Times names new top entertainment editor


Los Angeles Times Editor Davan Maharaj on Wednesday announced new top editors for the Times’ arts and entertainment coverage team, which he called “one of the most important journalistic franchises at The Times.”

Maharaj named Business Editor John Corrigan as assistant managing editor in charge of arts and entertainment. Corrigan succeeds Sallie Hofmeister, who had been responsible for arts and entertainment since 2009. Maharaj earlier announced that Hofmeister would leave The Times at the end of this week.

Corrigan will head a department that reports on the city’s home industry with movie, television and arts coverage as well as the Showtracker, Hero Complex and Pop & Hiss blogs. He’ll be responsible for the paper’s critics and for The Envelope, the Times’ awards section. After state and local news, the paper has more reporters covering entertainment than any other area, and that section brings in a significant part of the paper’s advertising revenue.


“John brings a wealth of experience and energy to his new role,” Maharaj said in a memo to the staff. “During his tenure as Business editor, he led a team of reporters and editors in making our financial report a model of what we want our journalism to be: a combination of elegant features, hard-hitting investigative stories and quick-hit breaking news on blogs.”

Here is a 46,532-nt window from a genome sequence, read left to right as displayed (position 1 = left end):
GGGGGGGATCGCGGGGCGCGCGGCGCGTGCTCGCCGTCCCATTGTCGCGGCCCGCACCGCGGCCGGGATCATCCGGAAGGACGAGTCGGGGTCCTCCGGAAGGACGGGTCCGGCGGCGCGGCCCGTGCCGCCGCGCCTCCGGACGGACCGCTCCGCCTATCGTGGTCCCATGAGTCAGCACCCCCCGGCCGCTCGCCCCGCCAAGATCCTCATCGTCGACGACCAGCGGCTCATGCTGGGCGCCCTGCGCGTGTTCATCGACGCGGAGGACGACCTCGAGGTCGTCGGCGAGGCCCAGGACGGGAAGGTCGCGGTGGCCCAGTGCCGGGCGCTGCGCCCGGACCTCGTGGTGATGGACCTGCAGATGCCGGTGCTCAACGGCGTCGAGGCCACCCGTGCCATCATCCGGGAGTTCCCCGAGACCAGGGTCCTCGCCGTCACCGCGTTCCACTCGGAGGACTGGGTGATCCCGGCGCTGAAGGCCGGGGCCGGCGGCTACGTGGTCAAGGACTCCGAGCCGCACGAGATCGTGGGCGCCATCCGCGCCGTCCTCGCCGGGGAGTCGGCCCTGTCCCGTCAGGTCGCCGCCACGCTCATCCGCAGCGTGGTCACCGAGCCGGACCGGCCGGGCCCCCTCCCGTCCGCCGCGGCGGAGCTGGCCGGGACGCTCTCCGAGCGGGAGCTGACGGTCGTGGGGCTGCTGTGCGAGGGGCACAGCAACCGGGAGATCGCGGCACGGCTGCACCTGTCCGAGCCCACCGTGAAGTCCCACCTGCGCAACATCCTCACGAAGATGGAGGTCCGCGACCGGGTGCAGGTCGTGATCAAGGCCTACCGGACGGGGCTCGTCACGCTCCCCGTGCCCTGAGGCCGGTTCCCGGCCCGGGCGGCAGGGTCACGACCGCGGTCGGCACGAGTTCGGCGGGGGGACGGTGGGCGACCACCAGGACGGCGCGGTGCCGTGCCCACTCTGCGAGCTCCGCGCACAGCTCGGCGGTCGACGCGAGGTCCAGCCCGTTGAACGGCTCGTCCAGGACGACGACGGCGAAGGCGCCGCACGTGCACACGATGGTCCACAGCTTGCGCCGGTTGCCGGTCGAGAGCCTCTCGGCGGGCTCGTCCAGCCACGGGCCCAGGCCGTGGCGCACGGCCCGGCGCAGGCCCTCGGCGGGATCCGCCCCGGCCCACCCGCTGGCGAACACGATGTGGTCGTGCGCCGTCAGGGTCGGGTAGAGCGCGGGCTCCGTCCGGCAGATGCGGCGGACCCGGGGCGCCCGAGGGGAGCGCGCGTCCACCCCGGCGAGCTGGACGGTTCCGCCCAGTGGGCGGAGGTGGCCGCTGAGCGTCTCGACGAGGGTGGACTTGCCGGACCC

Corrigan, Business editor since February 2009, already works with reporters on the financial side of entertainment, on the paper’s Company Town team. He edited the 2003 Pulitzer Prize-winning series “The Wal-Mart Effect” and oversaw coverage of Toyota’s sudden-acceleration crisis, which won a Gerald Loeb Award for business journalism.

Maharaj also announced a new arts and entertainment editor at The Times — Laurie Ochoa, a former editor of L.A. Weekly and co-founder of the literary journal Slake: Los Angeles. Ochoa worked for the Los Angeles Times for a decade before leaving to become executive editor of Gourmet magazine. At The Times, she edited the Food section and wrote for the Calendar section.

Finally, The Times promoted television critic Mary McNamara to senior culture editor, a new position in which McNamara will help generate coverage areas and story ideas. McNamara, who has been at The Times for 21 years, will continue to do television criticism.